Training is crucial to upping tennis game

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If you’re into tennis but haven’t done any pre-conditioning before you play your first match, you could be in for some disappointing performances, not to mention injuries.

On the other hand, if you follow an effective training program, you can expect improved technique and power, making you a better athlete. You’ll also avoid common tennis injuries, which mostly result from overuse, improper mechanics and a lack of sufficient flexibility and strength.

By strengthening the muscles surrounding typical injury sites, you can strengthen the area and enable it to withstand the repetitive stresses associated with tennis. Pre-conditioning also allows you to handle longer matches at a higher level of intensity without getting winded.

photoSherri McMillan demonstrates "Side to Side" footwork, part of an eight-week fitness program you can do outdoors.

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Agility is extremely important in a tennis match. In your next strength-training workout, perform four traditional strength-training exercises, then one of the following agility exercises. Then another four traditional exercises, then one of the agility drills. Then another four exercises and the last agility exercise. Try to incorporate traditional strength moves like squats, lunges, chest and shoulder presses, back rows and pull-ups. But remember: Because tennis requires the body to rotate in order to generate force during serves, backhands, forehands and smashes, be sure to include full-body rotational movements like the ones we did last week in the golf section.

photoSherri McMillan demonstrates "Rectangle Sprints."

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Side-to-side fast footwork — Position two cones or props a few feet apart. Now quickly step laterally to the outside of one cone and back to the outside of the other, touching down toward the floor on each end. Try to go as fast as you possibly can. Continue for 30-60 seconds.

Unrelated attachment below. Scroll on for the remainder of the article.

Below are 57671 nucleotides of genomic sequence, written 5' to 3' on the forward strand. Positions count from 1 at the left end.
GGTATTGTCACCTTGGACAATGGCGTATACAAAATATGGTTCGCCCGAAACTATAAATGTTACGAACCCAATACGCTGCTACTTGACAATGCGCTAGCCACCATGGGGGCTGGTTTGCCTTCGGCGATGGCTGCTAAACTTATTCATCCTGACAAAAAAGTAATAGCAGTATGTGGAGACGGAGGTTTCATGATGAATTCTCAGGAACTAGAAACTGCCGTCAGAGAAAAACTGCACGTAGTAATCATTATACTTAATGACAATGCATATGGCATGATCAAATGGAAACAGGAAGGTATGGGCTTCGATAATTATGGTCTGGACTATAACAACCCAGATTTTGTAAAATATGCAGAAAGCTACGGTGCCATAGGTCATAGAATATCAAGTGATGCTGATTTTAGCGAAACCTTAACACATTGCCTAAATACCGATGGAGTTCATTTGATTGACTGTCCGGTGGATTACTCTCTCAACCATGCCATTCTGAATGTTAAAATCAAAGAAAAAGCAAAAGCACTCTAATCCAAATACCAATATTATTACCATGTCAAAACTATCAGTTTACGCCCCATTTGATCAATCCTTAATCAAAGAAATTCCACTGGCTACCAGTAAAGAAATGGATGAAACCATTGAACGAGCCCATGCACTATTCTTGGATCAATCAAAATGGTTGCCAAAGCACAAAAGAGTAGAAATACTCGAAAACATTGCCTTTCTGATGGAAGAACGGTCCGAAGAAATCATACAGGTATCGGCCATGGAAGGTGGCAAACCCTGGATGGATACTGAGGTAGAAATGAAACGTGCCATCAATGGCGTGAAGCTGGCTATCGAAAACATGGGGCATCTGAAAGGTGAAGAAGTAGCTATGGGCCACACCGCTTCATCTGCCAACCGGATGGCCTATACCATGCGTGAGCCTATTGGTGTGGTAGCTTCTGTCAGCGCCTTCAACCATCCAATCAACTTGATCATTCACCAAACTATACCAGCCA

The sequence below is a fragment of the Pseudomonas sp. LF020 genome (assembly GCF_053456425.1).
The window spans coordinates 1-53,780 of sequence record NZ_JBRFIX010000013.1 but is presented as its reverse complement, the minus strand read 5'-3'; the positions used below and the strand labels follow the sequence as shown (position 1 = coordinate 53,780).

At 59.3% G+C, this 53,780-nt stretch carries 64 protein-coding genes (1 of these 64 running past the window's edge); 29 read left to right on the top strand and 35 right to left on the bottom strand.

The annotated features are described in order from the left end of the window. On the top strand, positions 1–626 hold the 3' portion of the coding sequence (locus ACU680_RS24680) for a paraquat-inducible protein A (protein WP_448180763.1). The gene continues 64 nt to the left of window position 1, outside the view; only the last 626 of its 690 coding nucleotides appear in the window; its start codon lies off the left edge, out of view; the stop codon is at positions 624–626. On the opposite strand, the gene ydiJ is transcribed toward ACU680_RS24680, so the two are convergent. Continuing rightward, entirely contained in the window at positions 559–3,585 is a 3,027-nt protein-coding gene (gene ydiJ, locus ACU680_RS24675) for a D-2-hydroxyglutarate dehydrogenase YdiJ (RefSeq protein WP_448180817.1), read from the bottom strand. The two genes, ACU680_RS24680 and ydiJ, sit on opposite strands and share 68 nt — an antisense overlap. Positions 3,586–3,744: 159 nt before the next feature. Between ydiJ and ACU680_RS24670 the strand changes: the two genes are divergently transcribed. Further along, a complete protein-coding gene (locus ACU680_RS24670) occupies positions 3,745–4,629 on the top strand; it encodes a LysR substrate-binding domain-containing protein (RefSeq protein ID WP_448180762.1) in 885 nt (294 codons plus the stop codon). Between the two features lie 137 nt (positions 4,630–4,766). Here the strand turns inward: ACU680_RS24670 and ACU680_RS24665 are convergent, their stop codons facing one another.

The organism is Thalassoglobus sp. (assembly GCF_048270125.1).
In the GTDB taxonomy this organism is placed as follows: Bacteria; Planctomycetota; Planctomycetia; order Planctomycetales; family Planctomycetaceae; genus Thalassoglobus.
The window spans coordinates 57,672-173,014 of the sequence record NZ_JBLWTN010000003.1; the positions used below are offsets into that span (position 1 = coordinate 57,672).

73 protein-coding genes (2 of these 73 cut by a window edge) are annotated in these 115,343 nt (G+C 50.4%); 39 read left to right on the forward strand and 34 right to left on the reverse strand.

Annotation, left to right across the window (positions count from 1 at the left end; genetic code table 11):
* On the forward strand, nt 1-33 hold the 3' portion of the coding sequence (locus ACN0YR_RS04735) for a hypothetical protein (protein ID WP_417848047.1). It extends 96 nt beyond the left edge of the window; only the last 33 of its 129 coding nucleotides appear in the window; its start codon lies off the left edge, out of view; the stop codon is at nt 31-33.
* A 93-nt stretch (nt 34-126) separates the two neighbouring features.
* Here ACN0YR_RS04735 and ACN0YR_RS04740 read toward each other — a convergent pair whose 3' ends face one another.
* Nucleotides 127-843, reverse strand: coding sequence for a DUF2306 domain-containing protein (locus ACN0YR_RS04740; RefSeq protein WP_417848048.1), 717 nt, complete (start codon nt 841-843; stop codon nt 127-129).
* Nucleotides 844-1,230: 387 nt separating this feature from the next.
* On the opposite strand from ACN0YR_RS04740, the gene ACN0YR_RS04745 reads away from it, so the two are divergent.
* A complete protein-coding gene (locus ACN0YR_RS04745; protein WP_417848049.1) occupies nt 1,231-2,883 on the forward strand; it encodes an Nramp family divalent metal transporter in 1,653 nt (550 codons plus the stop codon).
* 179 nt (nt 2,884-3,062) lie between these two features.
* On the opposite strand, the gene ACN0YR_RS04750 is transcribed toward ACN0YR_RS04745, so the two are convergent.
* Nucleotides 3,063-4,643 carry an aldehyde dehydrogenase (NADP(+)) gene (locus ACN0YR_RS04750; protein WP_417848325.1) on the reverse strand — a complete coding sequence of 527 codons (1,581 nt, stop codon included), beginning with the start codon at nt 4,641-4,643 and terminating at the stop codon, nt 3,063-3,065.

photoSherri McMillan demonstrates "Monkey in the Middle."

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Rectangle sprints — Position four cones in the shape of a rectangle so that the area within the cones is about half the size of a tennis court. Start at the base and sprint forward, staying outside of the cones. Now shuffle laterally. Shuffle backward. Shuffle laterally. Reverse, and go the other way. Do this for one minute. Take a 30-second break and repeat in the opposite direction.

Monkey in the middle — Stand in the middle of four marked spots, then sprint forward to the top mark, then back to the middle, shuffle to the left mark and back to the middle, backward to the rear mark and back to the middle and finish by shuffling to the right mark and back to the middle. Do this for one to two minutes. See how many times you can return to the middle during the drill, and try to get better over time.

Sherri McMillan, M.Sc. is the owner of Northwest Personal Training in downtown Vancouver. She also can be reached at Shape Up With Sherri.